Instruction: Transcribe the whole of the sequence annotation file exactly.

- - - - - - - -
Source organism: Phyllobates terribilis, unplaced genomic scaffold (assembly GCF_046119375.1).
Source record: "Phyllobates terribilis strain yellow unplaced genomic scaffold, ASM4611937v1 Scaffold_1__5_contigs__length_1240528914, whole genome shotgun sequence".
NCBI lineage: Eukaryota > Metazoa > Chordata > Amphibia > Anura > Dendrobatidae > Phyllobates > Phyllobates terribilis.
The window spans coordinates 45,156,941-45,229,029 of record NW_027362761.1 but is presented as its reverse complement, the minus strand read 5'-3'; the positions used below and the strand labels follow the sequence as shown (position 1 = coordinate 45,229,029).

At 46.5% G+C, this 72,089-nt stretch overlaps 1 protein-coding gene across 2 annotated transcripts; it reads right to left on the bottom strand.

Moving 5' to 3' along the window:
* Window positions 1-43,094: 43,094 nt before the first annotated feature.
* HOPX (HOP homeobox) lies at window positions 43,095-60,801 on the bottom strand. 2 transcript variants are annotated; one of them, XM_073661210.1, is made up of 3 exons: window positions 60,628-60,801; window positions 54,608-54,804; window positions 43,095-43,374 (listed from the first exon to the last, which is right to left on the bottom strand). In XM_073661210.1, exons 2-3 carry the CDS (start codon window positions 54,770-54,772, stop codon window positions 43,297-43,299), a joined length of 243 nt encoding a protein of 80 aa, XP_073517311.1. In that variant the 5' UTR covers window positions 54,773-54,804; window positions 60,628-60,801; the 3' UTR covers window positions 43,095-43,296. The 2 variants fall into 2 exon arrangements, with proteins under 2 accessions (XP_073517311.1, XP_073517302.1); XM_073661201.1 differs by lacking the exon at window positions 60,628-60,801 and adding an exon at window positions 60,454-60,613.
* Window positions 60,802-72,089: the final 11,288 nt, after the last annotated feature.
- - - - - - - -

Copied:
Source organism: Phyllobates terribilis, unplaced genomic scaffold (assembly GCF_046119375.1).
Source record: "Phyllobates terribilis strain yellow unplaced genomic scaffold, ASM4611937v1 Scaffold_1__5_contigs__length_1240528914, whole genome shotgun sequence".
NCBI lineage: Eukaryota > Metazoa > Chordata > Amphibia > Anura > Dendrobatidae > Phyllobates > Phyllobates terribilis.
The window spans coordinates 45,156,941-45,229,029 of record NW_027362761.1 but is presented as its reverse complement, the minus strand read 5'-3'; the positions used below and the strand labels follow the sequence as shown (position 1 = coordinate 45,229,029).

At 46.5% G+C, this 72,089-nt stretch overlaps 1 protein-coding gene across 2 annotated transcripts; it reads right to left on the bottom strand.

Moving 5' to 3' along the window:
* Window positions 1-43,094: 43,094 nt before the first annotated feature.
* HOPX (HOP homeobox) lies at window positions 43,095-60,801 on the bottom strand. 2 transcript variants are annotated; one of them, XM_073661210.1, is made up of 3 exons: window positions 60,628-60,801; window positions 54,608-54,804; window positions 43,095-43,374 (listed from the first exon to the last, which is right to left on the bottom strand). In XM_073661210.1, exons 2-3 carry the CDS (start codon window positions 54,770-54,772, stop codon window positions 43,297-43,299), a joined length of 243 nt encoding a protein of 80 aa, XP_073517311.1. In that variant the 5' UTR covers window positions 54,773-54,804; window positions 60,628-60,801; the 3' UTR covers window positions 43,095-43,296. The 2 variants fall into 2 exon arrangements, with proteins under 2 accessions (XP_073517311.1, XP_073517302.1); XM_073661201.1 differs by lacking the exon at window positions 60,628-60,801 and adding an exon at window positions 60,454-60,613.
* Window positions 60,802-72,089: the final 11,288 nt, after the last annotated feature.